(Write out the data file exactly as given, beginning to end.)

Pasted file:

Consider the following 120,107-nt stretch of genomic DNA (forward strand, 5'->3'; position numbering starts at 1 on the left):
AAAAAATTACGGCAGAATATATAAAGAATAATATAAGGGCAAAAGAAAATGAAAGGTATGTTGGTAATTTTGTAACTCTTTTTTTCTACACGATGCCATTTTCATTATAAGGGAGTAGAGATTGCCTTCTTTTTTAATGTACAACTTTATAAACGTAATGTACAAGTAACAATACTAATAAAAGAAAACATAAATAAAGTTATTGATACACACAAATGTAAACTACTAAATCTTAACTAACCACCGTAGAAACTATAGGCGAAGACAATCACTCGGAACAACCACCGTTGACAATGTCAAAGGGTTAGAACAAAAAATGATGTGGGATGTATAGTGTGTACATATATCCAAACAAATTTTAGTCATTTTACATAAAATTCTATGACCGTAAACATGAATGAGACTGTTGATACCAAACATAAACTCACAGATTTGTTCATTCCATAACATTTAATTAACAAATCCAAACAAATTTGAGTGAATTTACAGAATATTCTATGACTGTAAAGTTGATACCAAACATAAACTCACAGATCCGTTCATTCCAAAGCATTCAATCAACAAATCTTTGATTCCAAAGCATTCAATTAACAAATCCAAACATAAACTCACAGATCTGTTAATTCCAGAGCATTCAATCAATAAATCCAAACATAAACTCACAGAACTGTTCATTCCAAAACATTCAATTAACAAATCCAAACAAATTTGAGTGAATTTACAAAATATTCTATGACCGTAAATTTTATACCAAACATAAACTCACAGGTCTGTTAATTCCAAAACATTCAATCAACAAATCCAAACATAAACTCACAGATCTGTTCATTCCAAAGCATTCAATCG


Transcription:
Consider the following 120,107-nt stretch of genomic DNA (forward strand, 5'->3'; position numbering starts at 1 on the left):
AAAAAATTACGGCAGAATATATAAAGAATAATATAAGGGCAAAAGAAAATGAAAGGTATGTTGGTAATTTTGTAACTCTTTTTTTCTACACGATGCCATTTTCATTATAAGGGAGTAGAGATTGCCTTCTTTTTTAATGTACAACTTTATAAACGTAATGTACAAGTAACAATACTAATAAAAGAAAACATAAATAAAGTTATTGATACACACAAATGTAAACTACTAAATCTTAACTAACCACCGTAGAAACTATAGGCGAAGACAATCACTCGGAACAACCACCGTTGACAATGTCAAAGGGTTAGAACAAAAAATGATGTGGGATGTATAGTGTGTACATATATCCAAACAAATTTTAGTCATTTTACATAAAATTCTATGACCGTAAACATGAATGAGACTGTTGATACCAAACATAAACTCACAGATTTGTTCATTCCATAACATTTAATTAACAAATCCAAACAAATTTGAGTGAATTTACAGAATATTCTATGACTGTAAAGTTGATACCAAACATAAACTCACAGATCCGTTCATTCCAAAGCATTCAATCAACAAATCTTTGATTCCAAAGCATTCAATTAACAAATCCAAACATAAACTCACAGATCTGTTAATTCCAGAGCATTCAATCAATAAATCCAAACATAAACTCACAGAACTGTTCATTCCAAAACATTCAATTAACAAATCCAAACAAATTTGAGTGAATTTACAAAATATTCTATGACCGTAAATTTTATACCAAACATAAACTCACAGGTCTGTTAATTCCAAAACATTCAATCAACAAATCCAAACATAAACTCACAGATCTGTTCATTCCAAAGCATTCAATCG